I then explain to those who don’t seem to comprehend, that autism is a spectrum, and all autistic individuals have different abilities making us all diverse and awesome in our own ways. Communicating is one of my strengths, but remembering and learning things using my short-term memory is not, so I get help with that.

What’s your favourite way to recharge after being overstimulated? 

My ways to recharge after being overstimulated is firstly, having a nap or sleeping (for significant recharge of energy). Secondly, being in a quiet, dark room. And thirdly, watching a TV show or movie on Netflix in my comfiest clothes on my bed or couch, with some comfort food and my dog.

Why did you choose to become a peer leader?

Being a peer leader isn’t something I would label as something I chose. In my perspective, I kind of just rolled into leadership through YDAS and became inspired, driven and passionate after all that I learnt through the program. I heard so many diverse stories that inspired me to continue finding opportunities related to disability, autism, youth, and leadership.
Through the opportunities I have done this year, I realised that I wanted to be a voice for autistic young adults. Especially those over 25 years old as there isn’t informal support such as peer support around Victoria that can help support newly diagnosed young adults and adults.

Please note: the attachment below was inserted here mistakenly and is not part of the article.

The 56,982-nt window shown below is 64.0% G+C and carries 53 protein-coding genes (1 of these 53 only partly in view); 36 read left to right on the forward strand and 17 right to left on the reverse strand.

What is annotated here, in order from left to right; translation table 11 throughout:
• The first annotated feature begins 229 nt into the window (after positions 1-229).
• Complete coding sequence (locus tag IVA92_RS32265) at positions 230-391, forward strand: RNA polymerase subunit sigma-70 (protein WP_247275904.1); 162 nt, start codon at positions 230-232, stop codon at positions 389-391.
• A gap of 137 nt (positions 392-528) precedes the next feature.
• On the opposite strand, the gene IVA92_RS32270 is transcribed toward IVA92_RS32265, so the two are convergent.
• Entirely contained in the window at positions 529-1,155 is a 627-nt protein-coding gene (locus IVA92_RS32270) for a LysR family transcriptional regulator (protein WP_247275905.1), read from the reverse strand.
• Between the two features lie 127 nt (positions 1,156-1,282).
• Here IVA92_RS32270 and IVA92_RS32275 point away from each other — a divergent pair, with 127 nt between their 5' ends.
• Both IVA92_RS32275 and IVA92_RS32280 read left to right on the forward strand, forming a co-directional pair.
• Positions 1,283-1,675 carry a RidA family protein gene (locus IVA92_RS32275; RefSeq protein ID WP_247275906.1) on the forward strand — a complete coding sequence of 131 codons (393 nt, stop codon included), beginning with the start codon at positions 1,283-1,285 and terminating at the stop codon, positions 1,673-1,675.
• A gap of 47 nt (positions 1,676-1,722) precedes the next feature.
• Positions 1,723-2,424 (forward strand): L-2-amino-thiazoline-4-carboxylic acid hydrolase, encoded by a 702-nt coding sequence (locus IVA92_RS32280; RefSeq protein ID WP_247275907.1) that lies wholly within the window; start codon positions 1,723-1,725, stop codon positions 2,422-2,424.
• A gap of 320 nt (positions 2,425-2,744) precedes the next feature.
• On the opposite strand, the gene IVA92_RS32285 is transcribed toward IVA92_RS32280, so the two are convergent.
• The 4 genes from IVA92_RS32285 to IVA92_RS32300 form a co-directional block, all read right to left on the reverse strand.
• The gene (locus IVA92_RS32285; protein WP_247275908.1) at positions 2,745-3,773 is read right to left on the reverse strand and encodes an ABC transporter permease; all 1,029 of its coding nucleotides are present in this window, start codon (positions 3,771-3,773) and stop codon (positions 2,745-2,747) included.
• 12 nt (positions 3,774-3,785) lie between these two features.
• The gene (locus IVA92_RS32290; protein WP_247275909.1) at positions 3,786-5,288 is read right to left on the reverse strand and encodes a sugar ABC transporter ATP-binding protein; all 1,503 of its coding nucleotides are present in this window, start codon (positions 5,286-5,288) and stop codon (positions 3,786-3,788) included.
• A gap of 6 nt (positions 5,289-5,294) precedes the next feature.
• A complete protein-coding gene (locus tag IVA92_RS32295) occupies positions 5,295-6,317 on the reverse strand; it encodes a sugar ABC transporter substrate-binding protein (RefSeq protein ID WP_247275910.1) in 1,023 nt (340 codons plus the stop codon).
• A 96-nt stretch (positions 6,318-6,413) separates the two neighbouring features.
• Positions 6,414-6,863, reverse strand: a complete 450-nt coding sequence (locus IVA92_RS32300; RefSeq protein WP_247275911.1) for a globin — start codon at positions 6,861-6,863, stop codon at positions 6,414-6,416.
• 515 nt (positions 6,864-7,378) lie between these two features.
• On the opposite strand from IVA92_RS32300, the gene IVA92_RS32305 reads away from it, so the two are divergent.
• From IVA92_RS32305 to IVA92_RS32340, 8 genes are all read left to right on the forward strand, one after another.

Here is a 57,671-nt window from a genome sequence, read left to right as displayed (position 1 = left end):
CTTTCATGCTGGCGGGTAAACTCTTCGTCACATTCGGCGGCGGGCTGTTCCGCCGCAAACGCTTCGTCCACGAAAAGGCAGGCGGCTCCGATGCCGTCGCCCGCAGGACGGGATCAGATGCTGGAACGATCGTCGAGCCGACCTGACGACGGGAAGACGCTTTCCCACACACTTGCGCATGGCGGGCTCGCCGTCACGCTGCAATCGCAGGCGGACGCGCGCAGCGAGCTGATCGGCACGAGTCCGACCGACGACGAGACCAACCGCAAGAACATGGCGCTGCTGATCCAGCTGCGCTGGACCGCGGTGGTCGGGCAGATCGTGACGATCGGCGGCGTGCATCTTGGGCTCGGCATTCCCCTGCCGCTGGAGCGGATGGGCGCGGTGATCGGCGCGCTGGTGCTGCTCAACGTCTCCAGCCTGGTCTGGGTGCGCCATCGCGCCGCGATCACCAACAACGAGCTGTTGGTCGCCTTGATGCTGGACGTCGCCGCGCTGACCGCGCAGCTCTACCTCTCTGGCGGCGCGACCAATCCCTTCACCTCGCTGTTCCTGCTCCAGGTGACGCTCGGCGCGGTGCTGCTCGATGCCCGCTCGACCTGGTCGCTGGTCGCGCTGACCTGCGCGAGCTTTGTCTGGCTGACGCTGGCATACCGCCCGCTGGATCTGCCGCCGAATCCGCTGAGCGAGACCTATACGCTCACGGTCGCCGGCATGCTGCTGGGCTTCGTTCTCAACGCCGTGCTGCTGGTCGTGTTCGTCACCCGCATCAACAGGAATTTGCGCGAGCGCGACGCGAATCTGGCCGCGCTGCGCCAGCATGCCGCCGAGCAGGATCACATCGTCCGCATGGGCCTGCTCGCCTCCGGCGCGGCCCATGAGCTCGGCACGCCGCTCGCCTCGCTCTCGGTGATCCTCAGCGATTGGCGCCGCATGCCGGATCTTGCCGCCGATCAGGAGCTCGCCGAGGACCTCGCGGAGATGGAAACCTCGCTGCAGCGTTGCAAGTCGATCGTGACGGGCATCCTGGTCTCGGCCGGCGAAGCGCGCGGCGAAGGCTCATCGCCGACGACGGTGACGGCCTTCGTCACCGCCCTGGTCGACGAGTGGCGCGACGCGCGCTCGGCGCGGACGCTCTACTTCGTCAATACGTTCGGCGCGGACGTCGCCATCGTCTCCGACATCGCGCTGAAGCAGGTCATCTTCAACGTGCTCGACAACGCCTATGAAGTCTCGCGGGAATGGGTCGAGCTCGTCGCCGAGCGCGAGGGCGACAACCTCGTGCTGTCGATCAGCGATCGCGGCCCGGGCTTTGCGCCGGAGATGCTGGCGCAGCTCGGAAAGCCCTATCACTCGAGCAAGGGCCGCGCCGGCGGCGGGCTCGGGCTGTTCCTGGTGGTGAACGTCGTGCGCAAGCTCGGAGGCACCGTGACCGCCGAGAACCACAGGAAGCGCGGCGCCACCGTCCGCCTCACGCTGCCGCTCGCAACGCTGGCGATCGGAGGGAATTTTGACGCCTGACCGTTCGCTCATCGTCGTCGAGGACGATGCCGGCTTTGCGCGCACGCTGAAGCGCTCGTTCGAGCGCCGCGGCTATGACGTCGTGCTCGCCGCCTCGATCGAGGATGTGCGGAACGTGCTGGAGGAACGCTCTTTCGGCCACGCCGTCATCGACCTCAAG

What are the benefits of being in a peer support group?

The benefits I’ve discovered from being regularly a part of peer support groups are: 

  • social connection 
  • relationship building 
  • authentic empathy and sympathy
  • being out of home and active
  • stretching comfort zones, and
  • learning new skills or improving existing ones.

These all improve my well-being either through physical movement, social engagement, and general mental well-being. I met my close friend group at the moment through the Misfit Project and Different Journeys peer support groups.

You attended some of Amaze’s NDIS workshops. What information did you think was the most useful?

Last year, I attended the NDIS workshop for recently diagnosed adults and found all the information extremely useful as I knew the tiniest amount about NDIS. 

The key things I found the most useful were:

  • having someone to ask questions to
  • the Transitioning to the NDIS PowerPoint presentation, which simply but clearly explains the important details of NDIS that are a must to know, and
  • the word document with the list of possible goals you could put in your plan (writing for the NDIS is extremely hard).

How has Autism Connect supported you?

Autism Connect supported me by helping me find a support coordinator for my NDIS plan, which was extremely difficult when I didn’t know who to trust or where to look.

They also helped me understand the support that should be provided to me when I return to studying at TAFE and advice on how to have that conversation with my TAFE provider.

Fel is an autistic, young adult who is an aspiring leader/advocate in the disability community. This blog is her chronicling the journey, achievements, and goals of becoming an experienced and official leader and advocate. You can find her Facebook page here.